What becomes clear is that they are not opposed to the bill on concept, but rather believe it has inadequate protections on several key fronts.  In particularly they note: “Despite these serious concerns, we are encouraged that your office has re-engaged with us on this important issue in the last week. We sincerely hope that these conversations lead to amendments to SB 50 that address our concerns prior to its next committee hearing.”

The letter identifies three key areas of concern.

They write that “we write to express our significant concerns with SB 50, as currently drafted. Our organizations are dedicated to ensuring that all Californians have a healthy and stable home that they can afford. Over the last several months we have valued your work to solicit our input and review the detailed feedback we have provided.

“However, SB 50, as drafted, does not yet address our most serious concerns and will further exacerbate the housing challenges experienced by low income people, people of color, and other vulnerable people, the very populations being hit hardest by California’s affordability crisis.”

First they argue that SB 50 “generates affordable housing at a level commensurate with the incentives it provides.”

SB 50 developments, they write, “must include meaningful on-site affordable housing to mitigate indirect displacement pressures, advance environmental objectives by creating affordable housing near transit, and ensure inclusive housing opportunities for all Californians. SB 50 falls short of this important standard. The bill includes a provision making sites ineligible for ‘equitable communities incentives’ if they have been occupied by tenants in the past 7 years or had Ellis Act evictions in the last 15 years, and this is essential to decrease direct displacement.

“However, this single provision on its own is insufficient to address the harm that the bill could cause. SB 50 must go further to protect vulnerable communities and increase affordable housing opportunities.”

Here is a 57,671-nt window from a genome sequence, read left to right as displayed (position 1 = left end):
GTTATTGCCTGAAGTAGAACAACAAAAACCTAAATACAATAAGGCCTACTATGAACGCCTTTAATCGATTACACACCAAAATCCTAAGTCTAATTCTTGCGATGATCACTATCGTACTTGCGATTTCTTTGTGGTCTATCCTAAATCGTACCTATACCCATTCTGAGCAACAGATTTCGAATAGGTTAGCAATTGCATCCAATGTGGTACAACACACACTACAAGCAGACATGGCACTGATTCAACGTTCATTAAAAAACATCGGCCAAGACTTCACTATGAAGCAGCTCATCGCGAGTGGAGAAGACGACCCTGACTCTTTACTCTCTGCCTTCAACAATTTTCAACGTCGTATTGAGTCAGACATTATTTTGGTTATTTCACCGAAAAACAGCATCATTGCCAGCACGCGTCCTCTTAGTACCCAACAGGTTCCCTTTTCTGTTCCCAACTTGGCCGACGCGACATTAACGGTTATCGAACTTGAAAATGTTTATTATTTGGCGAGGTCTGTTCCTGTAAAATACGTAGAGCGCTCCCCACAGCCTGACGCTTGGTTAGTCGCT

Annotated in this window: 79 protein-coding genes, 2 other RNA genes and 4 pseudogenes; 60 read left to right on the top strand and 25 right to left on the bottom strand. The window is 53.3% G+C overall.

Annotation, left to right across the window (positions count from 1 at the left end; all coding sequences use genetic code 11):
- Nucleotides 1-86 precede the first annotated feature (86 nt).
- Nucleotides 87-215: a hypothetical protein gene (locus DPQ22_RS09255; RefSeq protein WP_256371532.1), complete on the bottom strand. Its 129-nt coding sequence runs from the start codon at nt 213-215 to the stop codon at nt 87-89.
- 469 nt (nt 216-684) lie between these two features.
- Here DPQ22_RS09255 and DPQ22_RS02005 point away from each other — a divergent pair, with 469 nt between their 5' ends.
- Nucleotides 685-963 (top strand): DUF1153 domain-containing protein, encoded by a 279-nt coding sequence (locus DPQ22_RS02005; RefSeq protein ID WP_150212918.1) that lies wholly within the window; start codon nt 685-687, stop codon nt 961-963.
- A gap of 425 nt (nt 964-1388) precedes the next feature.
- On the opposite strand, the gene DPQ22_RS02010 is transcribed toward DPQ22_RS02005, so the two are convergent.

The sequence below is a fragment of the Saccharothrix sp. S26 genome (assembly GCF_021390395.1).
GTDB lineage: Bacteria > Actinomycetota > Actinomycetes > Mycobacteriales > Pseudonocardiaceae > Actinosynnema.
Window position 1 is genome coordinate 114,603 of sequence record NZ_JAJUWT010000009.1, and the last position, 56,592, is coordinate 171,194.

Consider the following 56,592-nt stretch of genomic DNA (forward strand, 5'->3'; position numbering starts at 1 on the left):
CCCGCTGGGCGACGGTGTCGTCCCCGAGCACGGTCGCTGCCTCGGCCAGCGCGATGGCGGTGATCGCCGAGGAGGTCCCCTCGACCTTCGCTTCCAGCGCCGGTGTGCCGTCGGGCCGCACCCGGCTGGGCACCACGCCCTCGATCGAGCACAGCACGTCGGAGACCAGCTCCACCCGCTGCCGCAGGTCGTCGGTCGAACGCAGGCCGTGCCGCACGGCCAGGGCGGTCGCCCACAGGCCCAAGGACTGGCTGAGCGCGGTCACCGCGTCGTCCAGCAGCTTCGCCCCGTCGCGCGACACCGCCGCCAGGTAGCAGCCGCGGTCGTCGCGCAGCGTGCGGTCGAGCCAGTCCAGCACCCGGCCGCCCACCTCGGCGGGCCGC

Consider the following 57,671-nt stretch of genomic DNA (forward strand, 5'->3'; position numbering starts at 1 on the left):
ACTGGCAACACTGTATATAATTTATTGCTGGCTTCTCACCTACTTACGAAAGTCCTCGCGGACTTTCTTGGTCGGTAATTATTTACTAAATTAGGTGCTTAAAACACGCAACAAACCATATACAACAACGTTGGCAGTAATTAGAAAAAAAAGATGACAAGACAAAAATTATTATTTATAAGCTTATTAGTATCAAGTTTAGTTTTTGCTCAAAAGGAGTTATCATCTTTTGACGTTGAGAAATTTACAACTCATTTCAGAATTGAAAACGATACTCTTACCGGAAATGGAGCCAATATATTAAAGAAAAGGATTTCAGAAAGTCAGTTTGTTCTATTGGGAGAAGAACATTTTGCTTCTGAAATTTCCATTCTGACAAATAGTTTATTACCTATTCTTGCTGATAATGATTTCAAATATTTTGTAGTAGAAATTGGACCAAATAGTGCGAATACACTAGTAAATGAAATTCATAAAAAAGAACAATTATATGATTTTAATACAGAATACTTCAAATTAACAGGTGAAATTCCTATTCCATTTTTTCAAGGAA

Importantly they argue: “SB 50 undermines the state’s density bonus law by awarding triple the density increase (or more) of state density bonus law, without any increase in affordability for most projects. It also remains unclear whether the bill would offer additional incentives to SB50 projects under density bonus law that could further dilute the already inadequate affordable housing provisions.”

Second, they argue that it “provides inadequate protections for sensitive communities at risk of displacement.”  They note: “SB 50’s preemption of local zoning and planning must not repeat and exacerbate the deliberate harms of the past.”

They argue: “To protect sensitive communities, SB 50 must accurately identify all sensitive communities and preserve meaningful self-determination in those communities so that they can plan for an inclusive future.”

Finally they argue that SB 50 “must fully protect local affordable housing policies and strong local plans.”

They argue: “SB 50 does not include clear guidance as to how these local policies and plans will be treated. The bill should be amended to fully protect and build on these local initiatives – including authorizing local governments to modify or adopt new programs after bill enactment – and ensure that it does not supplant them.”

—David M. Greenwald reporting

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About The Author